IBM (NYSE:IBM) and the Nanyang Technological University (NTU) Singapore announced a collaborative effort to research and develop a platform for the convergence of cloud computing and high performance computing (HPC). The collaboration is intended to create solutions that will be ready for commercial adoption by engaging industries and commercial users.
Leveraging its High Performance Computing Centre (HPCC), one of ASEAN's fastest and greenest supercomputer to-date, NTU will work with IBM to combine the strengths of cloud computing and HPC to further reinforce Singapore's position as a vibrant, global R&D hub engaged with innovative technologies and applied research relevant to industry adoption.
Foong Sew Bun, Chief Technologist of IBM Singapore, said: "This collaboration between IBM and NTU pushes the envelope of technology to test leading edge applications that will benefit faculty, students, and also business and government organisations that seek to leverage the power of cloud computing and high performance computing."
Professor Soh Yeng Chai, Associate Dean of College of Engineering, NTU said, "With this convergence of cloud computing and high performance computing, access by NTU faculty, research staff and students to HPC resources will be dramatically increased, accommodating different computing demands and workloads. This will place NTU at the forefront of high performance computing, and hopefully encourage SMEs as well as large organisations to leverage HPC-cloud computing."
According to IDC's Predictions for cloud services 2010, delivery of workload specific business services such as high performance analytics and high volume transaction processing based on rapidly maturing cloud services platforms is a trend that will provide tangible return on investment (ROI) to customers. As such, this collaboration reinforces IBM and NTU as forerunners in an upcoming technological platform with great commercial potential.
The collaboration follows NTU's participation as a charter member of the IBM Cloud Academy since November 2009. A global initiative available to all institutes of higher learning (IHL), the Academy empowers members to create working groups on areas of interest to the education industry and the industries they collaborate with; to "jam" on new innovations for cloud computing in education-related areas with IBM's cloud computing experts, and to work jointly on technical projects across institutions, share research findings and exchange new ideas for research and education.
A vital aspect of the IBM Cloud Academy is the development of new technologies and research methods, which this collaboration fully supports.
While this initiative will enable the entire faculty of NTU to embark on HPC and cloud computing projects relevant to the different departments supporting various industries (engineering, mathematical sciences, finance/business, medical and pharmaceutical research, and so on), it will begin initially with two target areas:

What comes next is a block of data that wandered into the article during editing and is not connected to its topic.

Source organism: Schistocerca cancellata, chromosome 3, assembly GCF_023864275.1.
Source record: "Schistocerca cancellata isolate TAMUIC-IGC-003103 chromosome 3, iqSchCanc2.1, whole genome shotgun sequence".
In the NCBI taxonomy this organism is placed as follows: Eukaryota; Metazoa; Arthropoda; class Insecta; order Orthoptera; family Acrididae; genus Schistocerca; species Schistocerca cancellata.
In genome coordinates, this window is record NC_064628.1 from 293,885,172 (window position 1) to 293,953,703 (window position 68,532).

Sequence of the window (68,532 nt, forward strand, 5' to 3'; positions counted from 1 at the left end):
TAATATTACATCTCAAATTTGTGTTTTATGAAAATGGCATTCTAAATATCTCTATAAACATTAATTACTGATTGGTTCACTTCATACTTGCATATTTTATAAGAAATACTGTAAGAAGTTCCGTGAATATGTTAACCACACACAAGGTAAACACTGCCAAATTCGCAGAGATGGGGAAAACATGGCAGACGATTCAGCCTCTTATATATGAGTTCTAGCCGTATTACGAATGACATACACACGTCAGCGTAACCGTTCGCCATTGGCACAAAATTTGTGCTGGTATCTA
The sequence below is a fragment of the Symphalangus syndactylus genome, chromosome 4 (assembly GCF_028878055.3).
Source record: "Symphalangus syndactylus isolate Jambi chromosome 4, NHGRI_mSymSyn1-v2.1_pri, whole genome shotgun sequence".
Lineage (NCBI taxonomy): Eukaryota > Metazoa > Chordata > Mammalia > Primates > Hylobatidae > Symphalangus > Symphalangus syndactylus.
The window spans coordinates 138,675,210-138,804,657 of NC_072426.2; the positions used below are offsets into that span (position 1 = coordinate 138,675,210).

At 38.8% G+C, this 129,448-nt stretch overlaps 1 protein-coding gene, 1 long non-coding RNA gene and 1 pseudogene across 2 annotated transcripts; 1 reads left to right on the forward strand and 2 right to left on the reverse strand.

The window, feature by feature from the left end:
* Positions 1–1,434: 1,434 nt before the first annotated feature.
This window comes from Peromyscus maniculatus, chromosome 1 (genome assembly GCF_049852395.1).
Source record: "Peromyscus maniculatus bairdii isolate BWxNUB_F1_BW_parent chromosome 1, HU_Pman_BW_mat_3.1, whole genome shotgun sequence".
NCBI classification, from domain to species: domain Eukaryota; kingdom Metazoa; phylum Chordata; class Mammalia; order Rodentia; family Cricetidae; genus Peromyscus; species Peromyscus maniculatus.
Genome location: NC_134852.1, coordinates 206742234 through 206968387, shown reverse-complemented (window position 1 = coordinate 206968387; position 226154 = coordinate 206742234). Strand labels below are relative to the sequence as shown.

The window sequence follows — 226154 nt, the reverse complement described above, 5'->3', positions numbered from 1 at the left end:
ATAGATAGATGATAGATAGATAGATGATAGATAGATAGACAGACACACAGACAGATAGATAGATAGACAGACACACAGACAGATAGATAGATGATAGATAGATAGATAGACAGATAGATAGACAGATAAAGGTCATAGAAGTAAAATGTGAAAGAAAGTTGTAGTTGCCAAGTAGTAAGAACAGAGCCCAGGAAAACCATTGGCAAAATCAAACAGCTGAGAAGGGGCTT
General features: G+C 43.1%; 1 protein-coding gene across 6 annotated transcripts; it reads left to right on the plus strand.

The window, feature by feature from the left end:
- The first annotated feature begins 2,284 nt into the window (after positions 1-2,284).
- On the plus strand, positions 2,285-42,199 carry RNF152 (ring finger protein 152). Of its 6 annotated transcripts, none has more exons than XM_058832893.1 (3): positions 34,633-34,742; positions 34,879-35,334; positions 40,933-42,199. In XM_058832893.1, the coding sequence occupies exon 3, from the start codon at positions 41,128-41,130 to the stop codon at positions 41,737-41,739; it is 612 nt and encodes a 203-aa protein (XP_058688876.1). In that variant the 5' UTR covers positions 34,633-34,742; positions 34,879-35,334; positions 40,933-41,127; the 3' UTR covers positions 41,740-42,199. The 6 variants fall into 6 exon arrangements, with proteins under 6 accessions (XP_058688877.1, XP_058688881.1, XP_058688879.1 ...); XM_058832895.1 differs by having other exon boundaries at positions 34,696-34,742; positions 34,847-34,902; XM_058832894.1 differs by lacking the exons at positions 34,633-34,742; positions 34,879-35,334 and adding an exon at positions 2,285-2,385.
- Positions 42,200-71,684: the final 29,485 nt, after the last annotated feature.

- Interactive Digital Media (IDM)
Aligned to the Infocomm Development Authority of Singapore's (IDA) view that digital media and entertainment will open up new interactive and immersive possibilities and that Singapore should establish itself as a centre for the creation of interactive digital media technologies, the power of cloud computing and HPC will make it possible for students and media and entertainment companies alike to create content and services.
- Business Analytics
Technology - business analytics, in particular - will play a key role in shaping and transforming how institutions do business, as it gives them comparative advantage to capture the emerging growth opportunities for services in Asia.
The NTU-IBM collaboration will also boost several ongoing projects. For example, NTU's HPCC and NTU's School for the Art and Design Media have been working closely with IBM to provide a larger and more dynamic pool of computing power for animation and research projects. With the incorporation of HPC-cloud computing, parallel computations such as rendering and related activities can be made quicker and more dynamic. In addition, HPC-cloud computing will also enable student, faculty and staff to test and experiment software and concepts rapidly too.
IBM is also working with HPCC and NTU's College of Science and College of Engineering to explore how HPC-cloud computing can provide greater computing power, while lowering the barrier to entry to parallel computation. With this unique platform incorporating cloud computing and HPC, custom-build and computing-on-demand HPC environment for scientific and engineering environment is now available to users.
The collaboration is expected to push the frontier of cloud computing technology and help develop globally competitive local expertise that will be able to support commercial interests in cloud computing and HPC technology.